23rd June 2010

iPhone-using Brisbane dwellers can now point, snap and submit a visual report on the spot to Brisbane City Council about anything that needs fixing, thanks to FixVegas, a free iPhone app developed and released by the QUT Urban Informatics Lab.

Whether it's blocked drains, fallen lamp posts, rubbish, or fresh graffiti, anyone with an iPhone can download FixVegas and send a photo complete with the GPS coordinates to Council's maintenance team, says Ronald Schroeter from Queensland University of Technology's (QUT) Urban Informatics research group.

"FixVegas works in conjunction with Council's long-running Fix-o-gram program," said Mr Schroeter who is a PhD candidate in QUT's Institute for Creative Industries and Innovation.

"iPhones automatically detect the GPS coordinates so people can just take a photo and describe the problem, and send it to Council right there and then.

"FixVegas means there's no need to take the photo and then access your laptop to download it to send or to phone or write to Council. It's the fastest and easiest way to alert them to work that needs doing. It's even easier than sending a conventional fix-o-gram MMS, because the app adds the address automatically."

Mr Schroeter's work is part of a three-year study researching innovative ways to use digital media to encourage civic discussions about places around the city led by Urban Informatics Lab founder Associate Professor Marcus Foth.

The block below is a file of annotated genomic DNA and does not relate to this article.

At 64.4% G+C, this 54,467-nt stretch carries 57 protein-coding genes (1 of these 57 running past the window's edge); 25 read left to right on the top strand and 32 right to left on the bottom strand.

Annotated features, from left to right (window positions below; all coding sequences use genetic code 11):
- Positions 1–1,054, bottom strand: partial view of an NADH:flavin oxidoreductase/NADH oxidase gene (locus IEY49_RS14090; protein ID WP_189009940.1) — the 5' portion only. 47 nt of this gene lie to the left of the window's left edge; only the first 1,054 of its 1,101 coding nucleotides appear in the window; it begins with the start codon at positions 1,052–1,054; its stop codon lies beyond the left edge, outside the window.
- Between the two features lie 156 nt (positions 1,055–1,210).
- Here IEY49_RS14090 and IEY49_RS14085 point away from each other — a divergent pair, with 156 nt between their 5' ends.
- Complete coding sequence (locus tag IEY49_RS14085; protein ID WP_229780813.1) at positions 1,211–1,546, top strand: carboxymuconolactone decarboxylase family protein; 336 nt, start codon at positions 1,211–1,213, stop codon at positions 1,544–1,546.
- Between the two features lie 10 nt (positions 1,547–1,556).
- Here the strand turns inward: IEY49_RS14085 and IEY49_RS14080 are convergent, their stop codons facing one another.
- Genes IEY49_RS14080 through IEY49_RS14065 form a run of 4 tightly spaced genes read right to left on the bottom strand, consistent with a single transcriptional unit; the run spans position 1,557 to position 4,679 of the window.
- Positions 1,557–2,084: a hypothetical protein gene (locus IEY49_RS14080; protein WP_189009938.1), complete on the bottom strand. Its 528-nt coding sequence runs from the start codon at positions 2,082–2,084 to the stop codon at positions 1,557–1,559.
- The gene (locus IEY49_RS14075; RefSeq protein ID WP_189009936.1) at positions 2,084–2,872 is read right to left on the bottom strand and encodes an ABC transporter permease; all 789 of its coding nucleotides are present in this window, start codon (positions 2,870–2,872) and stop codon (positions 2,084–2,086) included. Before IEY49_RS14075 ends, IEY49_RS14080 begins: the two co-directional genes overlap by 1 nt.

"Our team is already working on the next version of FixVegas which will allow Brisbane residents not only to lodge maintenance requests, but also to submit other, non-maintenance issues, such as an idea on how to improve the city. We want to encourage place-based civic discussions," Professor Foth said.

"Version 2 will gather people's thoughts and bright ideas about ways to improve or enhance use of an area by combining the mobile phone interface with urban screens that make the discussions on urban planning matters visible to a larger audience.

"People can use their personal mobile device to SMS or tweet their feedback. By displaying it directly on public screens for others to read, residents know they are being heard by their community, and their views might trigger a new idea from someone else.

"It's a way of capturing bright ideas from the residents or users of a city area - right when and where the idea hits them."

The study is funded by an Australian Research Council Linkage grant with support from the Queensland Government, Brisbane City Council, Optus, and 4UTV.

FixVegas can be downloaded from: www.urbaninformatics.net/projects/fixvegas

Media contact: Niki Widdowson, QUT media officer, 07 3138 1841 or n.widdowson@qut.edu.au.

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